The work of thousands of climate scientists is being debated and assessed this week in Brussels during a meeting of the UN Intergovernmental Panel on Climate Change.
The final report, six years in the making, forecasts the impact of climate change, and continued rising temperatures. Rajendra Pachauri chairs the panel.
"You have to assess the impact of climate change, those areas which are most vulnerable to those impacts and how we might be able to adapt to those changes. So I think from a human point of view this is most critical. We need to understand what climate change means for us in our own lives and how it is going to effect both natural as well as social systems."
The conclusion of the delegates representing more than 120 countries is that climate change is having a more devastating impact on developing nations, and poorer citizens within richer countries. Rising temperatures are already affecting some regions, and they are experiencing severe water shortages and hunger.
"The issues that are most critical are for instance, sea level rise -- what it means to people living in coastal areas, small island states, melting at the glaciers, and finally I think it is also essential to see what climate change means to all in terms of impacts on all living species -- that's both the plant and animal kingdom, because that has direct linkages with human beings."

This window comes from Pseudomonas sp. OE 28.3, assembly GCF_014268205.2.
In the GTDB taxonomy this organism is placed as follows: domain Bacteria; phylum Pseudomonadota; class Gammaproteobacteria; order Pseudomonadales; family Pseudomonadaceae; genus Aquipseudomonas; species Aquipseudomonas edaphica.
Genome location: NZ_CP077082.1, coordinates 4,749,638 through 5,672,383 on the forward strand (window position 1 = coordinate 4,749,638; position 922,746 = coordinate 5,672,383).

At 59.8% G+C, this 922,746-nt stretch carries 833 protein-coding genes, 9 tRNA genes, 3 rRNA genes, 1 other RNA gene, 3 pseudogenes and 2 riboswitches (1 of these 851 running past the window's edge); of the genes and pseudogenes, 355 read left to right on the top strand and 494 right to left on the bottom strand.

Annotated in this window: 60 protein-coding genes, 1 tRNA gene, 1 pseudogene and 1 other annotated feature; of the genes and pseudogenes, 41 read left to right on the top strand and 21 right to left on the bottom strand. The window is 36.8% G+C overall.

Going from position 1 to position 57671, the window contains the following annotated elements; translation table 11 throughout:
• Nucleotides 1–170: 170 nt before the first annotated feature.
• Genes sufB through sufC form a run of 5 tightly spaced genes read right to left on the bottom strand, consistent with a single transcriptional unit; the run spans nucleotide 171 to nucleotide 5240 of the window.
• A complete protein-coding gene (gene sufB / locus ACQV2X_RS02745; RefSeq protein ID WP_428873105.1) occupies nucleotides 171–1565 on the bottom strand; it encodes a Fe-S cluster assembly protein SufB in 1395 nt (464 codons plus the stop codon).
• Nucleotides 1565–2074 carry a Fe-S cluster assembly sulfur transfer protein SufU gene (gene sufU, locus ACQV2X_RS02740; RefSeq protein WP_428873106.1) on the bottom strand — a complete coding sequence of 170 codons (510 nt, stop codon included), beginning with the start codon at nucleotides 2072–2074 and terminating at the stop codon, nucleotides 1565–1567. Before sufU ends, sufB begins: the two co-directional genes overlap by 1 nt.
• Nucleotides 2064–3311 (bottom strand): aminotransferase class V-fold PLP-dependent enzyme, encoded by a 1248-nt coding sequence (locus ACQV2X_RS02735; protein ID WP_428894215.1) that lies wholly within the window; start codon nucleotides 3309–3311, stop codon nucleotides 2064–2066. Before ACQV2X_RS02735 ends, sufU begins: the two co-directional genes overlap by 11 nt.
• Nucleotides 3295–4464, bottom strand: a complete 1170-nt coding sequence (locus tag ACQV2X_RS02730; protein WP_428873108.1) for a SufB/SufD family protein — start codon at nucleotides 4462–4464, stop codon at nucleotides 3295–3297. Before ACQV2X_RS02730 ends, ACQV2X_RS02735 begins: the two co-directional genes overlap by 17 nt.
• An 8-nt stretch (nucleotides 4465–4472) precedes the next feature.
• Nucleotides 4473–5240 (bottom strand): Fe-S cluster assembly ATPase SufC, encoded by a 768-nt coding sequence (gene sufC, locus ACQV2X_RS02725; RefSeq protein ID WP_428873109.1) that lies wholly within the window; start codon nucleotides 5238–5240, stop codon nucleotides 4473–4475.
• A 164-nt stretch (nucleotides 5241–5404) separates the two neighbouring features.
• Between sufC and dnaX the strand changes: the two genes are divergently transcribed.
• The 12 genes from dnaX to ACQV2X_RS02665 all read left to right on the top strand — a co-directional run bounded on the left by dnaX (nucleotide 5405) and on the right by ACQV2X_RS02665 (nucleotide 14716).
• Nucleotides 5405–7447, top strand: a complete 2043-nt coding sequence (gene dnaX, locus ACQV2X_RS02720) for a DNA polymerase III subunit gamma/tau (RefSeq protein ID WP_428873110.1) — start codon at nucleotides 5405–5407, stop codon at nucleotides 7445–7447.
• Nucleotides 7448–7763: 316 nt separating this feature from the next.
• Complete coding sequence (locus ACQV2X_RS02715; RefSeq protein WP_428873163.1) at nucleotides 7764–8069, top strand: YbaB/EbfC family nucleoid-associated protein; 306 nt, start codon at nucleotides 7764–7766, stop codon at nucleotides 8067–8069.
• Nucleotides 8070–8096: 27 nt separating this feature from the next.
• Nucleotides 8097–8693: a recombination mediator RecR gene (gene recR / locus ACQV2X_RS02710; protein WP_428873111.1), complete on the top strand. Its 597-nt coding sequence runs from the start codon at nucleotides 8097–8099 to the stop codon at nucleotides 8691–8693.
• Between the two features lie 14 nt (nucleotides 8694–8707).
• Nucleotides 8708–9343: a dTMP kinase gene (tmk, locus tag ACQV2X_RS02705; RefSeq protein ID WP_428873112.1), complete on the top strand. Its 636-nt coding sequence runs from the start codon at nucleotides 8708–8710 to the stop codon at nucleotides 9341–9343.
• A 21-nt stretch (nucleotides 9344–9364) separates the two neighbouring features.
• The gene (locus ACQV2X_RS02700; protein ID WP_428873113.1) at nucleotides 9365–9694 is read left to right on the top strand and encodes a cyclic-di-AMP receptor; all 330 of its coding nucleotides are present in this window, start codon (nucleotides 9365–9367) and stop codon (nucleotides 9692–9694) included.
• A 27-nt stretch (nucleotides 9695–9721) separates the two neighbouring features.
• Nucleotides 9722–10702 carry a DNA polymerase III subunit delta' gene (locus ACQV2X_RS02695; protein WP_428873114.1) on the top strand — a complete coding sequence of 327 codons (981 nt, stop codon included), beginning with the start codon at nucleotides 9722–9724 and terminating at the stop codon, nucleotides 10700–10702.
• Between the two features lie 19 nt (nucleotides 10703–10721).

Belgium Prime Minister Guy Verhofstadt said:
"I think the most important thing here is the unity of vision that we need on the issue of climate change. Because until now there was still this discussion between scientists, those who were saying that there was a problem, those who were saying 'Oh no, it's not so big a problem.' And I think that what we need now is political action."
A position echoed by Martin Hiller of the World Wildlife Fund
"Governments need to do two things. They need to get emissions down and they need to prepare for a massively changing climate."
This is the second of four reports from the Intergovernmental Panel on Climate Change. The first in February updated the science of climate change. It concluded with near certainty that global warming is caused by human activity and is likely to continue.